News: Taxation

Taxation | Research | Policy Statements | Federal Budgets | News

Taxation News

Want to know what CPJ staff have been saying on taxation in Canada? 

Read the latest news and views from staff at CPJ on taxation. 

Responsibility and care in Budget 2011

Last week CPJ submitted our pre-budget recommendations to the House of Commons Standing Committee on Finance for Budget 2011. Every year this committee invites Canadians to raise concerns and offer suggestions for the drafting of the next federal budget.

Our recommendations come at a time of economic recovery after the recent recession, when the government is facing challenges concerning how to invest Canadian revenues for the best possible outcome. CPJ recognizes that these decisions are not always easy. But in order to promote the well-being of all Canadians, the budget must be made up of responsible and caring investments.

The Robin Hood Tax

As new research from CPJ demonstrates, the poor bore the brunt of the recent recession. In Canada, hundreds of thousands lost their jobs and were left at the mercy of inadequate Employment Insurance and social assistance. Globally, millions suffered from rising unemployment, deep financial uncertainty, and high food prices. Yet it was not the poor that caused the economic downturn.

The economic crisis was caused by financial activity – speculation – taking place far from the everyday lives of the poor. The banks and financial institutions and other actors involved in creating the speculation bubble have taken their bailout and moved on into recovery. The poor are still waiting for their recovery.

Employment Insurance and the recession

Last week the Canadian Centre for Policy Alternatives (CCPA) released a report Is EI working for Canada’s unemployed? Analyzing the Great Recession, by Andrew Jackson and Sylvain Schetagne. The report, part of the Alternative Federal Budget project, evaluates the state of Canada’s Employment Insurance system. In preparation for the release of Budget 2010, the CCPA is calling for an extension of benefits for EI.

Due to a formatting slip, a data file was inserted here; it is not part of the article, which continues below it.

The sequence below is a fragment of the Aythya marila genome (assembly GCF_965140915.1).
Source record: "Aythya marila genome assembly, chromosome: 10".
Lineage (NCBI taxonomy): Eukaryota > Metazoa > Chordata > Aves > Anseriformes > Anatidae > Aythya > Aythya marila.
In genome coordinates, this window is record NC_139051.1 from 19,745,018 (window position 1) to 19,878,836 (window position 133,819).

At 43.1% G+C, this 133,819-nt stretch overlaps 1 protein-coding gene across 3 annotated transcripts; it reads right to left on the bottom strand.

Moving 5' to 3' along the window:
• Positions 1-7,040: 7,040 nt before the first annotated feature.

Happy Tax Freedom Day?

Congratulations on reaching Tax Freedom Day. According to the Fraser Institute, today’s the day that we all stop working for the government and start working for ourselves.

Finance Minister Jim Flaherty also wants you to know that he’s very proud Tax Freedom Day came three days earlier this year than last year. Three less days this year of working for the Man.

The only problem with this happy scenario is that it’s not even remotely true. Tax Freedom Day is (unsurprisingly) an anti-taxation, anti-government event that has more to do with ideology than reality. Equally unsurprisingly, it relies on some fancy work with numbers to arrive at its conclusions.

The Real Benefit of Public Services

Little girl learning to write It’s tax time in Canada and people across the country are crunching their numbers, filling out the forms, and crossing their fingers for a good tax return. Chances are, very little consideration is being given to the benefit of paying taxes, or to the services we receive in return. 

The extent to which taxes have been disassociated from public services is astounding. Across the Canadian political spectrum, taxation is consistently presented in a negative light. Yet the truth about taxes is that they finance the mechanisms by which the health, safety, and well-being of our society are promoted. They also provide us with tremendous personal benefits.

Ontario’s Harmonized Sales Tax: a regressive policy

In Ontario’s provincial budget last month, the government announced its intention to harmonize the GST (5%) and PST (8%) into an HST: a Harmonized Sales Tax. While at first glance the HST appears to be a simple policy change, it in fact will have a significant impact on individuals and families, and disproportionately those with low-incomes.

Calculating the benefit of taxes

CPJ believes that taxes are one way that we can contribute to the common good. But now a new study from the Canadian Centre for Policy Alternatives demonstrates that by paying taxes, we are also contributing to our own individual good.

The study, Canada’s Quiet Bargain: The benefits of public spending by Hugh Mackenzie and Richard Shillington, examines the benefits of public services paid by taxes. It finds that the average benefit received by public services is equivalent to $17,000.

Tax cuts are not good stimulus - Part III

CPJ has noted before that tax cuts are not good economic stimulus. Many economists agree that they provide less “bang for the buck” than direct government spending, and in this current economic climate, many people will choose to save rather than spend their tax cut money.

Today, the Canadian Centre for Policy Alternative released a report suggesting that tax cuts might be worse than that – rather than failing to provide good economic stimulus, they might actually harm the economy.


Subscribe to RSS - News: Taxation

Latest Tweets